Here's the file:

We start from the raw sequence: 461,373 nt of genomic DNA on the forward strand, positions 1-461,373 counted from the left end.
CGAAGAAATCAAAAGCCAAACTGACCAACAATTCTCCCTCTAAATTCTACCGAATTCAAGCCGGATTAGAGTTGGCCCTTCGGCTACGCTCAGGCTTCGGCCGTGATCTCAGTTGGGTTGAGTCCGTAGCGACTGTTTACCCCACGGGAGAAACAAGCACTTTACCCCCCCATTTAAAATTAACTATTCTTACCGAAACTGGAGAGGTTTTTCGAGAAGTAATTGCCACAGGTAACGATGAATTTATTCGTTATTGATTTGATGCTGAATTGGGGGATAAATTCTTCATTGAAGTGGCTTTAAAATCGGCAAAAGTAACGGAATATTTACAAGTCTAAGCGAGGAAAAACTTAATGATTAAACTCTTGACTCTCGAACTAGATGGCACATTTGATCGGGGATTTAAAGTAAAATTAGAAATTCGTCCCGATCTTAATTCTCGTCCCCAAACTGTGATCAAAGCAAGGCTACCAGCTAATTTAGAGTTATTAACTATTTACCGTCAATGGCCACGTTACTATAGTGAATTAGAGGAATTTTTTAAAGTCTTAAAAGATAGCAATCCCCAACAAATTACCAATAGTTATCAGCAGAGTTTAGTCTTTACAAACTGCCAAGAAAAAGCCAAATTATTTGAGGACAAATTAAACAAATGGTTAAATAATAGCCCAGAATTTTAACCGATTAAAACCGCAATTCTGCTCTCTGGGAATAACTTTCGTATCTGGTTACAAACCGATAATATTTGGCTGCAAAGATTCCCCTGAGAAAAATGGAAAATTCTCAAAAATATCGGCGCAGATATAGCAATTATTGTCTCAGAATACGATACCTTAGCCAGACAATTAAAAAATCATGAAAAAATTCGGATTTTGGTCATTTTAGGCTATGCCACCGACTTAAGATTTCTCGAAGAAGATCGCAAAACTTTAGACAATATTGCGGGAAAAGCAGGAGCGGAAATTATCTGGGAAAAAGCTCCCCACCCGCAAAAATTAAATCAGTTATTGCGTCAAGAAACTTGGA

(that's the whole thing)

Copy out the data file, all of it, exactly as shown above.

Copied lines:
We start from the raw sequence: 461,373 nt of genomic DNA on the forward strand, positions 1-461,373 counted from the left end.
CGAAGAAATCAAAAGCCAAACTGACCAACAATTCTCCCTCTAAATTCTACCGAATTCAAGCCGGATTAGAGTTGGCCCTTCGGCTACGCTCAGGCTTCGGCCGTGATCTCAGTTGGGTTGAGTCCGTAGCGACTGTTTACCCCACGGGAGAAACAAGCACTTTACCCCCCCATTTAAAATTAACTATTCTTACCGAAACTGGAGAGGTTTTTCGAGAAGTAATTGCCACAGGTAACGATGAATTTATTCGTTATTGATTTGATGCTGAATTGGGGGATAAATTCTTCATTGAAGTGGCTTTAAAATCGGCAAAAGTAACGGAATATTTACAAGTCTAAGCGAGGAAAAACTTAATGATTAAACTCTTGACTCTCGAACTAGATGGCACATTTGATCGGGGATTTAAAGTAAAATTAGAAATTCGTCCCGATCTTAATTCTCGTCCCCAAACTGTGATCAAAGCAAGGCTACCAGCTAATTTAGAGTTATTAACTATTTACCGTCAATGGCCACGTTACTATAGTGAATTAGAGGAATTTTTTAAAGTCTTAAAAGATAGCAATCCCCAACAAATTACCAATAGTTATCAGCAGAGTTTAGTCTTTACAAACTGCCAAGAAAAAGCCAAATTATTTGAGGACAAATTAAACAAATGGTTAAATAATAGCCCAGAATTTTAACCGATTAAAACCGCAATTCTGCTCTCTGGGAATAACTTTCGTATCTGGTTACAAACCGATAATATTTGGCTGCAAAGATTCCCCTGAGAAAAATGGAAAATTCTCAAAAATATCGGCGCAGATATAGCAATTATTGTCTCAGAATACGATACCTTAGCCAGACAATTAAAAAATCATGAAAAAATTCGGATTTTGGTCATTTTAGGCTATGCCACCGACTTAAGATTTCTCGAAGAAGATCGCAAAACTTTAGACAATATTGCGGGAAAAGCAGGAGCGGAAATTATCTGGGAAAAAGCTCCCCACCCGCAAAAATTAAATCAGTTATTGCGTCAAGAAACTTGGA